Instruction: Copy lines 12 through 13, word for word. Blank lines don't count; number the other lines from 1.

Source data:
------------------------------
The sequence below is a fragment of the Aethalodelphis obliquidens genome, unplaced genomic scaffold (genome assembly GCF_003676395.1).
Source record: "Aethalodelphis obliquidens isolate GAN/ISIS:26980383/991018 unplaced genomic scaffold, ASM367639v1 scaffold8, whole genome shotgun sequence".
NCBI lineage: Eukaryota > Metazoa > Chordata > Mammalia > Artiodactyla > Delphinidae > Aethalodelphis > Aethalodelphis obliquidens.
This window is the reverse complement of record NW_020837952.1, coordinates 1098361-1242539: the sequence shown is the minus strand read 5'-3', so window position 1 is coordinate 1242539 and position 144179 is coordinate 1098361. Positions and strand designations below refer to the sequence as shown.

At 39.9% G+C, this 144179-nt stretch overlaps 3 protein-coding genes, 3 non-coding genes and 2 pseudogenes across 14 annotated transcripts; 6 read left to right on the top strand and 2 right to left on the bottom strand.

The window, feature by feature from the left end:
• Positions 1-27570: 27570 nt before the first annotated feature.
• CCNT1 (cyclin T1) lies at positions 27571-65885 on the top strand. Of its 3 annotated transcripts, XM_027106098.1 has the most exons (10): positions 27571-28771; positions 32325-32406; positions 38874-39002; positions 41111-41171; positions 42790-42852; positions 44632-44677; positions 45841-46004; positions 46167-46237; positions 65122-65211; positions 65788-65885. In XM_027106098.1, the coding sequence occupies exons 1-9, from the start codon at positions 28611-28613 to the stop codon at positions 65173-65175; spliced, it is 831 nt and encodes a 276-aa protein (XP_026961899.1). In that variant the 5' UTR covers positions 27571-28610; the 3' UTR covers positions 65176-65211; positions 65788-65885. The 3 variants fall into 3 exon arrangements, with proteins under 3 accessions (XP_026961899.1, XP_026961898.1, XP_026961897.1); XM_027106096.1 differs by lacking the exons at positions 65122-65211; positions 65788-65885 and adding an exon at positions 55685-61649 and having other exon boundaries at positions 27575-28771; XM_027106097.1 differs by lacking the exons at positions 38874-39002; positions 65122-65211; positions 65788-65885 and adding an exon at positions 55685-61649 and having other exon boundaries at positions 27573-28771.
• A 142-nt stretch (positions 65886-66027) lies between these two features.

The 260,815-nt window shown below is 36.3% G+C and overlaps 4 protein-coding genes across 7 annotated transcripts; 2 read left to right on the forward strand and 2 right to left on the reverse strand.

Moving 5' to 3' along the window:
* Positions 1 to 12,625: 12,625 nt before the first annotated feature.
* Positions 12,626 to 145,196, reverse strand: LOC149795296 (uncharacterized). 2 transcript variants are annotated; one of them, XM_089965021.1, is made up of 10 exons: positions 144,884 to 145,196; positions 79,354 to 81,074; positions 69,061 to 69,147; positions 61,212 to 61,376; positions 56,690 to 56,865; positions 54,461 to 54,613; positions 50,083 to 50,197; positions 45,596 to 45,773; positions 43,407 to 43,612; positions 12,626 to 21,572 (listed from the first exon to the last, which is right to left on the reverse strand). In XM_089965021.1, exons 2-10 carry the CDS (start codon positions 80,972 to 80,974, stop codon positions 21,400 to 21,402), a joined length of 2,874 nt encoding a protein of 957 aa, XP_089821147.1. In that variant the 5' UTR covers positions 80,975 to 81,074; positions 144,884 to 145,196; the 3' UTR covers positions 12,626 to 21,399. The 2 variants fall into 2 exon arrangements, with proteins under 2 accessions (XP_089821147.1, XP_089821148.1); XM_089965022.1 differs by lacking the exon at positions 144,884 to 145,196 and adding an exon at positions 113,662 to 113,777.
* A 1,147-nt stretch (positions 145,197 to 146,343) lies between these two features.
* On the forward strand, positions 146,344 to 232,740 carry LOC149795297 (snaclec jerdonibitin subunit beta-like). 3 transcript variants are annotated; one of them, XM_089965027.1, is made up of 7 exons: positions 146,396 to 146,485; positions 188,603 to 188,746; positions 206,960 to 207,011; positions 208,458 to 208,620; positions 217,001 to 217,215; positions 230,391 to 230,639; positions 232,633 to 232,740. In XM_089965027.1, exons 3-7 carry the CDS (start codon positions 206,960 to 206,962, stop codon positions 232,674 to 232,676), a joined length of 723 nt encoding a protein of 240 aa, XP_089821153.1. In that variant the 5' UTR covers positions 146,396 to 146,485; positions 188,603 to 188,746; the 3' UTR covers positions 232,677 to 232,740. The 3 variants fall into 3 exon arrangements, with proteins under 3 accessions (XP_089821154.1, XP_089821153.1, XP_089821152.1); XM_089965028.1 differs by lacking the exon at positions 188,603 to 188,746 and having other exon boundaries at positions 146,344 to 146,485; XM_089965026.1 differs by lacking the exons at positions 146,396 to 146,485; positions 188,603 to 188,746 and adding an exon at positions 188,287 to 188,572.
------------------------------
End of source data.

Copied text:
* Positions 1 to 12,625: 12,625 nt before the first annotated feature.
* Positions 12,626 to 145,196, reverse strand: LOC149795296 (uncharacterized). 2 transcript variants are annotated; one of them, XM_089965021.1, is made up of 10 exons: positions 144,884 to 145,196; positions 79,354 to 81,074; positions 69,061 to 69,147; positions 61,212 to 61,376; positions 56,690 to 56,865; positions 54,461 to 54,613; positions 50,083 to 50,197; positions 45,596 to 45,773; positions 43,407 to 43,612; positions 12,626 to 21,572 (listed from the first exon to the last, which is right to left on the reverse strand). In XM_089965021.1, exons 2-10 carry the CDS (start codon positions 80,972 to 80,974, stop codon positions 21,400 to 21,402), a joined length of 2,874 nt encoding a protein of 957 aa, XP_089821147.1. In that variant the 5' UTR covers positions 80,975 to 81,074; positions 144,884 to 145,196; the 3' UTR covers positions 12,626 to 21,399. The 2 variants fall into 2 exon arrangements, with proteins under 2 accessions (XP_089821147.1, XP_089821148.1); XM_089965022.1 differs by lacking the exon at positions 144,884 to 145,196 and adding an exon at positions 113,662 to 113,777.